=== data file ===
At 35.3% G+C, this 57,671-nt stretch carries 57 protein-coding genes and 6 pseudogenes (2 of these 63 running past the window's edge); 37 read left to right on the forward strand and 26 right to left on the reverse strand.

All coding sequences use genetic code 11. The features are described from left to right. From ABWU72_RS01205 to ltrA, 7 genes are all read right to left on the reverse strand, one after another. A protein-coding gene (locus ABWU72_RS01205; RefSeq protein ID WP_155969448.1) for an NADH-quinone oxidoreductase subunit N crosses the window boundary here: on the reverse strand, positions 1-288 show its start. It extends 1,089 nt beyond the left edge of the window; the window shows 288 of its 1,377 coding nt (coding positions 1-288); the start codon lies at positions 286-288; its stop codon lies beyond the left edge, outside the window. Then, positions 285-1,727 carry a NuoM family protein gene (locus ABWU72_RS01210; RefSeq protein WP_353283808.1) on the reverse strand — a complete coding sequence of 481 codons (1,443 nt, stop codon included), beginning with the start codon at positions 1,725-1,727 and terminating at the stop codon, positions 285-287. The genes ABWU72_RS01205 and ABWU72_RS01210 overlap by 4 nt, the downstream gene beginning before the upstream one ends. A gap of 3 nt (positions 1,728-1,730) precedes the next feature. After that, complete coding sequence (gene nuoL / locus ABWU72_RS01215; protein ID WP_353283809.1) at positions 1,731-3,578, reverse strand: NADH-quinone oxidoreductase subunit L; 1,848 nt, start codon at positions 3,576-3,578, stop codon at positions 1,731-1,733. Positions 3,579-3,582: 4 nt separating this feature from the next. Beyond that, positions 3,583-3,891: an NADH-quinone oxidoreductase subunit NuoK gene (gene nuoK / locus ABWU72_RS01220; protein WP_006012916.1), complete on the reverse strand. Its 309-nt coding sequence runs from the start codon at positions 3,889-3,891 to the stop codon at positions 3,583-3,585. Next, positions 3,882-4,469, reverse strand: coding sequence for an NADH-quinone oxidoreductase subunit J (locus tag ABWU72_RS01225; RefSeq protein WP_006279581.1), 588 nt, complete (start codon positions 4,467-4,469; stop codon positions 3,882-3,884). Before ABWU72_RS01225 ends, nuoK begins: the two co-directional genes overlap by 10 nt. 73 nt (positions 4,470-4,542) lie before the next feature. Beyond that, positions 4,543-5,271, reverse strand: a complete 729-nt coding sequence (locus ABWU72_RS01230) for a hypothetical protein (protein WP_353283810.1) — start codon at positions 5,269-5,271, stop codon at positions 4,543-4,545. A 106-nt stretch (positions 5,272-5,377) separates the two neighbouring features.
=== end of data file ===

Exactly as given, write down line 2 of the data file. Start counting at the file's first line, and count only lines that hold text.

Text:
All coding sequences use genetic code 11. The features are described from left to right. From ABWU72_RS01205 to ltrA, 7 genes are all read right to left on the reverse strand, one after another. A protein-coding gene (locus ABWU72_RS01205; RefSeq protein ID WP_155969448.1) for an NADH-quinone oxidoreductase subunit N crosses the window boundary here: on the reverse strand, positions 1-288 show its start. It extends 1,089 nt beyond the left edge of the window; the window shows 288 of its 1,377 coding nt (coding positions 1-288); the start codon lies at positions 286-288; its stop codon lies beyond the left edge, outside the window. Then, positions 285-1,727 carry a NuoM family protein gene (locus ABWU72_RS01210; RefSeq protein WP_353283808.1) on the reverse strand — a complete coding sequence of 481 codons (1,443 nt, stop codon included), beginning with the start codon at positions 1,725-1,727 and terminating at the stop codon, positions 285-287. The genes ABWU72_RS01205 and ABWU72_RS01210 overlap by 4 nt, the downstream gene beginning before the upstream one ends. A gap of 3 nt (positions 1,728-1,730) precedes the next feature. After that, complete coding sequence (gene nuoL / locus ABWU72_RS01215; protein ID WP_353283809.1) at positions 1,731-3,578, reverse strand: NADH-quinone oxidoreductase subunit L; 1,848 nt, start codon at positions 3,576-3,578, stop codon at positions 1,731-1,733. Positions 3,579-3,582: 4 nt separating this feature from the next. Beyond that, positions 3,583-3,891: an NADH-quinone oxidoreductase subunit NuoK gene (gene nuoK / locus ABWU72_RS01220; protein WP_006012916.1), complete on the reverse strand. Its 309-nt coding sequence runs from the start codon at positions 3,889-3,891 to the stop codon at positions 3,583-3,585. Next, positions 3,882-4,469, reverse strand: coding sequence for an NADH-quinone oxidoreductase subunit J (locus tag ABWU72_RS01225; RefSeq protein WP_006279581.1), 588 nt, complete (start codon positions 4,467-4,469; stop codon positions 3,882-3,884). Before ABWU72_RS01225 ends, nuoK begins: the two co-directional genes overlap by 10 nt. 73 nt (positions 4,470-4,542) lie before the next feature. Beyond that, positions 4,543-5,271, reverse strand: a complete 729-nt coding sequence (locus ABWU72_RS01230) for a hypothetical protein (protein WP_353283810.1) — start codon at positions 5,269-5,271, stop codon at positions 4,543-4,545. A 106-nt stretch (positions 5,272-5,377) separates the two neighbouring features.